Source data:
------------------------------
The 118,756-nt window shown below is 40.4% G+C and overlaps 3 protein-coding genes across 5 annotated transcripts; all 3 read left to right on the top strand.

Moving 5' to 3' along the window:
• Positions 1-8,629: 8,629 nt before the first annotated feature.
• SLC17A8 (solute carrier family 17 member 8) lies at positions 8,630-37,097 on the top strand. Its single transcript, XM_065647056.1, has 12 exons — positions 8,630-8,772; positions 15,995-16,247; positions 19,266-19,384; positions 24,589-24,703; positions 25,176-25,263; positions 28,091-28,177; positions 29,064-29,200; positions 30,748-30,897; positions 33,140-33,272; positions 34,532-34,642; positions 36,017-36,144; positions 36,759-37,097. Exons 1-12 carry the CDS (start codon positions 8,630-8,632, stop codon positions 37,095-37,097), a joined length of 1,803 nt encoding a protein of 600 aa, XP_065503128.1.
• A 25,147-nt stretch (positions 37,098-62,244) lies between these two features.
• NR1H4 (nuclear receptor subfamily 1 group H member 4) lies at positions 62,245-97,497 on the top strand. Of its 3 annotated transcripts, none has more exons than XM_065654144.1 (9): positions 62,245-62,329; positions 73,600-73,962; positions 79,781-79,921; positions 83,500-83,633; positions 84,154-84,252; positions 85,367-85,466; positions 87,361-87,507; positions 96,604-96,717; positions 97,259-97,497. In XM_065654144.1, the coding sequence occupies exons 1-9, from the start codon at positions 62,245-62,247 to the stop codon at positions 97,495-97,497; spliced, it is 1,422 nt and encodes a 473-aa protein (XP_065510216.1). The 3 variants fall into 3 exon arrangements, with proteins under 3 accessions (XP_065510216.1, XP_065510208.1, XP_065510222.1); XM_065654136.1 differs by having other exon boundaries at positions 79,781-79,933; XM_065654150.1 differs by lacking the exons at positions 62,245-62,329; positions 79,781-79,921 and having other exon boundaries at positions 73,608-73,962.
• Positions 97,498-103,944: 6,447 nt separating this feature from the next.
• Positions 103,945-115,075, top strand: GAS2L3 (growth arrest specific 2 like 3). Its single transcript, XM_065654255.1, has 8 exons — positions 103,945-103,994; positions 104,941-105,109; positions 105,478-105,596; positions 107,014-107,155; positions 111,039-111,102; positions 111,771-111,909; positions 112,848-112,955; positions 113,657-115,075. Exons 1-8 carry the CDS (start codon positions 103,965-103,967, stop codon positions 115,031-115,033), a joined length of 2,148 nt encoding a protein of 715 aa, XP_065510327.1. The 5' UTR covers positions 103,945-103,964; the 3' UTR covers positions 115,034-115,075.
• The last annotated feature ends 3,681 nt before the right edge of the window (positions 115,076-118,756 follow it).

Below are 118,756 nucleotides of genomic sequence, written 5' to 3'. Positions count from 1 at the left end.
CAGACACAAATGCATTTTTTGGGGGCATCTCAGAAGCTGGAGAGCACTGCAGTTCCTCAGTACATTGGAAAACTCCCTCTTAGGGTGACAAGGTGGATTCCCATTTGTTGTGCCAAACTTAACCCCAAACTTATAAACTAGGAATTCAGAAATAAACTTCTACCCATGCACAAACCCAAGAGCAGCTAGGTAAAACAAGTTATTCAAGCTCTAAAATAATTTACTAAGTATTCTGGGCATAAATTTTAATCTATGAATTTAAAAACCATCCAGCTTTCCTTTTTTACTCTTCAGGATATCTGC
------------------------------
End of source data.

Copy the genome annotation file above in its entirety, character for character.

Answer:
The 118,756-nt window shown below is 40.4% G+C and overlaps 3 protein-coding genes across 5 annotated transcripts; all 3 read left to right on the top strand.

Moving 5' to 3' along the window:
• Positions 1-8,629: 8,629 nt before the first annotated feature.
• SLC17A8 (solute carrier family 17 member 8) lies at positions 8,630-37,097 on the top strand. Its single transcript, XM_065647056.1, has 12 exons — positions 8,630-8,772; positions 15,995-16,247; positions 19,266-19,384; positions 24,589-24,703; positions 25,176-25,263; positions 28,091-28,177; positions 29,064-29,200; positions 30,748-30,897; positions 33,140-33,272; positions 34,532-34,642; positions 36,017-36,144; positions 36,759-37,097. Exons 1-12 carry the CDS (start codon positions 8,630-8,632, stop codon positions 37,095-37,097), a joined length of 1,803 nt encoding a protein of 600 aa, XP_065503128.1.
• A 25,147-nt stretch (positions 37,098-62,244) lies between these two features.
• NR1H4 (nuclear receptor subfamily 1 group H member 4) lies at positions 62,245-97,497 on the top strand. Of its 3 annotated transcripts, none has more exons than XM_065654144.1 (9): positions 62,245-62,329; positions 73,600-73,962; positions 79,781-79,921; positions 83,500-83,633; positions 84,154-84,252; positions 85,367-85,466; positions 87,361-87,507; positions 96,604-96,717; positions 97,259-97,497. In XM_065654144.1, the coding sequence occupies exons 1-9, from the start codon at positions 62,245-62,247 to the stop codon at positions 97,495-97,497; spliced, it is 1,422 nt and encodes a 473-aa protein (XP_065510216.1). The 3 variants fall into 3 exon arrangements, with proteins under 3 accessions (XP_065510216.1, XP_065510208.1, XP_065510222.1); XM_065654136.1 differs by having other exon boundaries at positions 79,781-79,933; XM_065654150.1 differs by lacking the exons at positions 62,245-62,329; positions 79,781-79,921 and having other exon boundaries at positions 73,608-73,962.
• Positions 97,498-103,944: 6,447 nt separating this feature from the next.
• Positions 103,945-115,075, top strand: GAS2L3 (growth arrest specific 2 like 3). Its single transcript, XM_065654255.1, has 8 exons — positions 103,945-103,994; positions 104,941-105,109; positions 105,478-105,596; positions 107,014-107,155; positions 111,039-111,102; positions 111,771-111,909; positions 112,848-112,955; positions 113,657-115,075. Exons 1-8 carry the CDS (start codon positions 103,965-103,967, stop codon positions 115,031-115,033), a joined length of 2,148 nt encoding a protein of 715 aa, XP_065510327.1. The 5' UTR covers positions 103,945-103,964; the 3' UTR covers positions 115,034-115,075.
• The last annotated feature ends 3,681 nt before the right edge of the window (positions 115,076-118,756 follow it).

Below are 118,756 nucleotides of genomic sequence, written 5' to 3'. Positions count from 1 at the left end.
CAGACACAAATGCATTTTTTGGGGGCATCTCAGAAGCTGGAGAGCACTGCAGTTCCTCAGTACATTGGAAAACTCCCTCTTAGGGTGACAAGGTGGATTCCCATTTGTTGTGCCAAACTTAACCCCAAACTTATAAACTAGGAATTCAGAAATAAACTTCTACCCATGCACAAACCCAAGAGCAGCTAGGTAAAACAAGTTATTCAAGCTCTAAAATAATTTACTAAGTATTCTGGGCATAAATTTTAATCTATGAATTTAAAAACCATCCAGCTTTCCTTTTTTACTCTTCAGGATATCTGC